This year, Ryanair has celebrated 30 years since it started operating. The low cost airline company has also recently reported positive financial results. In fact the company’s pre-tax profits increase by 24% over the quarter between April and June. Besides, there has also been a substantial increase in the number of passengers. Reports show that this grew to 28m customers, which means that there has been a rise of 16%. This was also helped thanks to the lower fuel prices, however all in all the company is doing really well.
As Michael O’Leary, the company’s boss stated, the results are very favourable. He believes that these great results were obtained mainly because the company manages to retain low fares but still offer a positive customer experience. This is the secret behind Ryanair’s success, which is referred to as the ‘Always Getting Better’ programme. This plan has in fact seen customers benefit from the introduction of a free second carry-on bag along with discounts on the checked luggage. This system has made the company earn less per passenger. In fact the revenues per passenger have slipped by 4.1%. However, despite that, the company is still doing well because the number of customers has increased and made up for this.
Ryanair has also just announced that it is going to open its sixth German base in a few months, probably in September. The base is going to be at Berlin Schonefeld, where the company already has a 5% market share. This percentage is set to increase over the next five years.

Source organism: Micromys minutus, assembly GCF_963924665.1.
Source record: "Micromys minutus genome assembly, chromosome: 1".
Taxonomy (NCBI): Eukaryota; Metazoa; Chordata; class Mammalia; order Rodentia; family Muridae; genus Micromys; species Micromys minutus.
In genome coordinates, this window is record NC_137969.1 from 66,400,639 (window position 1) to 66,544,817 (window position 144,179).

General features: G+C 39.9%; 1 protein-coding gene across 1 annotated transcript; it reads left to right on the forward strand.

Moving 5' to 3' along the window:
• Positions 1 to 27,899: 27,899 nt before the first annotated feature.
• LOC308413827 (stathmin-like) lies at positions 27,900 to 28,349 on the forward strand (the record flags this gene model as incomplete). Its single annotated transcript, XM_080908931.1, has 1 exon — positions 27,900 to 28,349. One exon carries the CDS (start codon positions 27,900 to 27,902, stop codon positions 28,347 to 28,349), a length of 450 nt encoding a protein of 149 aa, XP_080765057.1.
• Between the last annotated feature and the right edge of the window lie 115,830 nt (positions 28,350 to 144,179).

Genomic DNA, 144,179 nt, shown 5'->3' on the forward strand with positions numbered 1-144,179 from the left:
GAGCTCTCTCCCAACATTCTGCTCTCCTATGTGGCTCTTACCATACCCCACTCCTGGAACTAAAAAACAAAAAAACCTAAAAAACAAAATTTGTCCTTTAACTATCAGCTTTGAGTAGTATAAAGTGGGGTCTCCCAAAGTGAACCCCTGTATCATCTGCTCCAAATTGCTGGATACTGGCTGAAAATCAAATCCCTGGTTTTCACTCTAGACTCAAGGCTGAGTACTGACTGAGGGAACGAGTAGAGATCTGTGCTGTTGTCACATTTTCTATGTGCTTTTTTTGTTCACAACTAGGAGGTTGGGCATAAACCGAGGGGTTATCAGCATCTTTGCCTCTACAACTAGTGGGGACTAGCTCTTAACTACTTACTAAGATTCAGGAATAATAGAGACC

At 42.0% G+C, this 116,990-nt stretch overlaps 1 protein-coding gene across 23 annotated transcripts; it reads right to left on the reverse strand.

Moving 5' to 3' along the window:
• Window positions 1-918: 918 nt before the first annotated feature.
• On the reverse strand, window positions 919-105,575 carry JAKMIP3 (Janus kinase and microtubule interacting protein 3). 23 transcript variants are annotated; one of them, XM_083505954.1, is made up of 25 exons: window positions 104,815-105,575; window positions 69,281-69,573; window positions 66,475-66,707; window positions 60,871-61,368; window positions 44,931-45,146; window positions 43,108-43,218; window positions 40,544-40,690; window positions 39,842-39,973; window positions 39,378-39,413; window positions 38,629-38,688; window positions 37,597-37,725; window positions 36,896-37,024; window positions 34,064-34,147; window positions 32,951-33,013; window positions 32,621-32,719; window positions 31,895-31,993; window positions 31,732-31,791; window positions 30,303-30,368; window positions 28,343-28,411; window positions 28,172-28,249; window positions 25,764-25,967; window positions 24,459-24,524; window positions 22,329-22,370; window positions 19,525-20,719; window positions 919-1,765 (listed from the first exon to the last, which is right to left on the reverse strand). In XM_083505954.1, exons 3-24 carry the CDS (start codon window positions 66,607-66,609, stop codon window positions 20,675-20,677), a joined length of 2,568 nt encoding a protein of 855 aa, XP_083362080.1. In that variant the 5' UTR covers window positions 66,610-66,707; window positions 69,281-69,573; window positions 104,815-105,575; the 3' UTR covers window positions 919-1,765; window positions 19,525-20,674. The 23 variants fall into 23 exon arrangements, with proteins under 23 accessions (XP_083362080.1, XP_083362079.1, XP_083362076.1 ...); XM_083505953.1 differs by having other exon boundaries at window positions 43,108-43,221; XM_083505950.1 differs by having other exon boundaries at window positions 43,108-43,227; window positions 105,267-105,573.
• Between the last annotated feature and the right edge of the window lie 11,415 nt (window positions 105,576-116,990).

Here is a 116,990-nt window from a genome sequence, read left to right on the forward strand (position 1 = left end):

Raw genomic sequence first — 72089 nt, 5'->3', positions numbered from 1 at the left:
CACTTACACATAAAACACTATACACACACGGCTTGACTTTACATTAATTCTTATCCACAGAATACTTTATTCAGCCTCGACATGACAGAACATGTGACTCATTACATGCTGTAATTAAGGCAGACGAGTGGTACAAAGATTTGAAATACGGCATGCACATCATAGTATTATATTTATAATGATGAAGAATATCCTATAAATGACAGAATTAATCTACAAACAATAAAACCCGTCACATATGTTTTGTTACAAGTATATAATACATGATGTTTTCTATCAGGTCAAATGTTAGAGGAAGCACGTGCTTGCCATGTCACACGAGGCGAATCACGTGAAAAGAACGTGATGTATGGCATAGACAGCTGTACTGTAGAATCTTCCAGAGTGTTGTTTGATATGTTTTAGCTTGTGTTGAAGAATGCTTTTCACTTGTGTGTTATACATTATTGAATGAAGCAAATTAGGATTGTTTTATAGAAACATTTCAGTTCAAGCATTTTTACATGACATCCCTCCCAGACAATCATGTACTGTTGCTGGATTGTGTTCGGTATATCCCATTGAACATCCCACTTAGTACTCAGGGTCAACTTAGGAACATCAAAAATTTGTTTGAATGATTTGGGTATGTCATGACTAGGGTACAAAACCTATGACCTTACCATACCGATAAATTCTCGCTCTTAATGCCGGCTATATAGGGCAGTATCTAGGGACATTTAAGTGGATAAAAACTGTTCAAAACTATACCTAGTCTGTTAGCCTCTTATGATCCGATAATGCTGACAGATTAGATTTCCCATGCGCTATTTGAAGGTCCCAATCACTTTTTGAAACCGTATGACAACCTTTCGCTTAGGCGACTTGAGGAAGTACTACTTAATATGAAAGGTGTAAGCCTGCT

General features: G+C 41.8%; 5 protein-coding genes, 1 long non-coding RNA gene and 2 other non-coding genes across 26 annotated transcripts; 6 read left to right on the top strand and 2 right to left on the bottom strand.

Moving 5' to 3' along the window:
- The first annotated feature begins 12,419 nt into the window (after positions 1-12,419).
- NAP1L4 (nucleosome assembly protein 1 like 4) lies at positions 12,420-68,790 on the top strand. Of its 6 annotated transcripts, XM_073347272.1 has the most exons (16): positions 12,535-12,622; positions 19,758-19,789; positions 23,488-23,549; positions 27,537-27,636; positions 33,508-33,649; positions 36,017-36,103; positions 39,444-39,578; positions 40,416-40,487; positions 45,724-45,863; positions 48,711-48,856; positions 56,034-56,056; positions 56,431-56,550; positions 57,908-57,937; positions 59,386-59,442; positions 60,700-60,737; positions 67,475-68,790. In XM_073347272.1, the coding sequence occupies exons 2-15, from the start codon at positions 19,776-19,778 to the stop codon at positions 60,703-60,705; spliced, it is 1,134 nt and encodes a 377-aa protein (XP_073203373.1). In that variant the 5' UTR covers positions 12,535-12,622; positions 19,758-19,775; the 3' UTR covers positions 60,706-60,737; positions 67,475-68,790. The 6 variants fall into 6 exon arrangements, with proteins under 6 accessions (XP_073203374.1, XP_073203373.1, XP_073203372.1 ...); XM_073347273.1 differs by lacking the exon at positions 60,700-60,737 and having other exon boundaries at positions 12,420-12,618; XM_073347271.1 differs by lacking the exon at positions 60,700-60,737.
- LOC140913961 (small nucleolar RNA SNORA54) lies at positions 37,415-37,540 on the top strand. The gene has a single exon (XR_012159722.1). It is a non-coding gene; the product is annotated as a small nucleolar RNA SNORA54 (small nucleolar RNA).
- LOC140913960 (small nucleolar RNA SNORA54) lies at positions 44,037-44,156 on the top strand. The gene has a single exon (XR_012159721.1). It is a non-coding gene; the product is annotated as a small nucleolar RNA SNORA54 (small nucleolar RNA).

Ryanair has also introduced the campaign by the name ‘Keep Greece Flying’. Following Greece’s financial problems, Ryanair tried to give a helping hand with this campaign where Greek domestic routes were priced at just €4.99 one-way. It also cut fares on international routes to and from Greece. These were reduced by 30%. Ryanair had 12 Athens routes over the past year. One of these was a direct route from Brussels, which was widely used by politicians who needed to travel to Greece for meetings and deals regarding the country’s future in the Eurozone.
Another noteworthy piece of news about this airline company is that this month it has also accepted a bid for its 29.8% stake in Aer Lingus to IAG, the British Airways owner. This is for €1.3bn. IAG has offered Ryanair a cash payment of €2.50 for each Aer Lingus share, along with a €0.05 cash dividend per share. However, when taking into account the price Ryanair paid per share when it had first this acquisition back in 2006, this is not going to make such an effect on its current profits. This is because the Aer Lingus share price has only risen by some 2.1% since then. On the other hand Ryanair’s share price over the same period rose by 195.8%.